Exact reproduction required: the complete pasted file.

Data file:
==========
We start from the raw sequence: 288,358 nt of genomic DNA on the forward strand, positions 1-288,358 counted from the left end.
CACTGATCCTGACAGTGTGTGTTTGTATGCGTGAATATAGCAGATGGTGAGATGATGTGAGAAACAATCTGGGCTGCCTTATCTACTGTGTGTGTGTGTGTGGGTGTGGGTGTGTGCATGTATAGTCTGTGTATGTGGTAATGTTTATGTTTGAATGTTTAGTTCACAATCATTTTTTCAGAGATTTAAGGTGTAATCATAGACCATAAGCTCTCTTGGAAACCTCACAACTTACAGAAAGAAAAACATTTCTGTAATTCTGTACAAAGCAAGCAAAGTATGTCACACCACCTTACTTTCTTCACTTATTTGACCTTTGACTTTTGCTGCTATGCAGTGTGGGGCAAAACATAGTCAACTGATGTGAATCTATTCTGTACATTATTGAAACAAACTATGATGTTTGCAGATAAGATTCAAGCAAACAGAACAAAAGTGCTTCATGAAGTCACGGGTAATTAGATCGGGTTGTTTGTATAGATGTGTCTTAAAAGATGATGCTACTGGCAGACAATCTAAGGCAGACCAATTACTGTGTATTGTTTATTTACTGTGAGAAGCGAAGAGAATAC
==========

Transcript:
We start from the raw sequence: 288,358 nt of genomic DNA on the forward strand, positions 1-288,358 counted from the left end.
CACTGATCCTGACAGTGTGTGTTTGTATGCGTGAATATAGCAGATGGTGAGATGATGTGAGAAACAATCTGGGCTGCCTTATCTACTGTGTGTGTGTGTGTGGGTGTGGGTGTGTGCATGTATAGTCTGTGTATGTGGTAATGTTTATGTTTGAATGTTTAGTTCACAATCATTTTTTCAGAGATTTAAGGTGTAATCATAGACCATAAGCTCTCTTGGAAACCTCACAACTTACAGAAAGAAAAACATTTCTGTAATTCTGTACAAAGCAAGCAAAGTATGTCACACCACCTTACTTTCTTCACTTATTTGACCTTTGACTTTTGCTGCTATGCAGTGTGGGGCAAAACATAGTCAACTGATGTGAATCTATTCTGTACATTATTGAAACAAACTATGATGTTTGCAGATAAGATTCAAGCAAACAGAACAAAAGTGCTTCATGAAGTCACGGGTAATTAGATCGGGTTGTTTGTATAGATGTGTCTTAAAAGATGATGCTACTGGCAGACAATCTAAGGCAGACCAATTACTGTGTATTGTTTATTTACTGTGAGAAGCGAAGAGAATAC